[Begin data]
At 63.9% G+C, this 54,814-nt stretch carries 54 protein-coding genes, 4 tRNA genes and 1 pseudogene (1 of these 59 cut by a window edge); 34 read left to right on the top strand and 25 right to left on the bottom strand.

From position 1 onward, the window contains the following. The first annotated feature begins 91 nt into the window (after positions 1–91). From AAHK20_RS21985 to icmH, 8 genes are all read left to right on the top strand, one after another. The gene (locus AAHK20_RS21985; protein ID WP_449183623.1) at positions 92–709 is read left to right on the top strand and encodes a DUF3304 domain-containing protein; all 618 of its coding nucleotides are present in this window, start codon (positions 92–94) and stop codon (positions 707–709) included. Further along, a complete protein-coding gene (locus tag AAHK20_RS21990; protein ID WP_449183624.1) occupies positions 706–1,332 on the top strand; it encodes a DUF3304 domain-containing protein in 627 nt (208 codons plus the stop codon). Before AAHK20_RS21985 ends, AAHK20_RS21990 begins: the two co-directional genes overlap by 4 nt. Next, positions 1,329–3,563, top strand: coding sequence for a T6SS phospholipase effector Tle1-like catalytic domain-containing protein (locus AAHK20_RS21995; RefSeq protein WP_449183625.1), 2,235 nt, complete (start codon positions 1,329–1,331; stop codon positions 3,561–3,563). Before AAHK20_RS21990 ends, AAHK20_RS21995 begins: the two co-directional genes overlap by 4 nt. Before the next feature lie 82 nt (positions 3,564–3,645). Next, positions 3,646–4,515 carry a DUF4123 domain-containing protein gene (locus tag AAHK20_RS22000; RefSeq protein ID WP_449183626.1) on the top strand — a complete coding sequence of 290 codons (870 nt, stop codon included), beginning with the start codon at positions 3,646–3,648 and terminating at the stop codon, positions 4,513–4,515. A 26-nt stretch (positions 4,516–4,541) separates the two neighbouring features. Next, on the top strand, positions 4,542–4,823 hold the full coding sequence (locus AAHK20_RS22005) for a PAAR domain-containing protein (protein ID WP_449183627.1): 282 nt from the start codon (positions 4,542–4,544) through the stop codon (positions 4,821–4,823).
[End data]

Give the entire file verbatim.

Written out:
At 63.9% G+C, this 54,814-nt stretch carries 54 protein-coding genes, 4 tRNA genes and 1 pseudogene (1 of these 59 cut by a window edge); 34 read left to right on the top strand and 25 right to left on the bottom strand.

From position 1 onward, the window contains the following. The first annotated feature begins 91 nt into the window (after positions 1–91). From AAHK20_RS21985 to icmH, 8 genes are all read left to right on the top strand, one after another. The gene (locus AAHK20_RS21985; protein ID WP_449183623.1) at positions 92–709 is read left to right on the top strand and encodes a DUF3304 domain-containing protein; all 618 of its coding nucleotides are present in this window, start codon (positions 92–94) and stop codon (positions 707–709) included. Further along, a complete protein-coding gene (locus tag AAHK20_RS21990; protein ID WP_449183624.1) occupies positions 706–1,332 on the top strand; it encodes a DUF3304 domain-containing protein in 627 nt (208 codons plus the stop codon). Before AAHK20_RS21985 ends, AAHK20_RS21990 begins: the two co-directional genes overlap by 4 nt. Next, positions 1,329–3,563, top strand: coding sequence for a T6SS phospholipase effector Tle1-like catalytic domain-containing protein (locus AAHK20_RS21995; RefSeq protein WP_449183625.1), 2,235 nt, complete (start codon positions 1,329–1,331; stop codon positions 3,561–3,563). Before AAHK20_RS21990 ends, AAHK20_RS21995 begins: the two co-directional genes overlap by 4 nt. Before the next feature lie 82 nt (positions 3,564–3,645). Next, positions 3,646–4,515 carry a DUF4123 domain-containing protein gene (locus tag AAHK20_RS22000; RefSeq protein ID WP_449183626.1) on the top strand — a complete coding sequence of 290 codons (870 nt, stop codon included), beginning with the start codon at positions 3,646–3,648 and terminating at the stop codon, positions 4,513–4,515. A 26-nt stretch (positions 4,516–4,541) separates the two neighbouring features. Next, on the top strand, positions 4,542–4,823 hold the full coding sequence (locus AAHK20_RS22005) for a PAAR domain-containing protein (protein ID WP_449183627.1): 282 nt from the start codon (positions 4,542–4,544) through the stop codon (positions 4,821–4,823).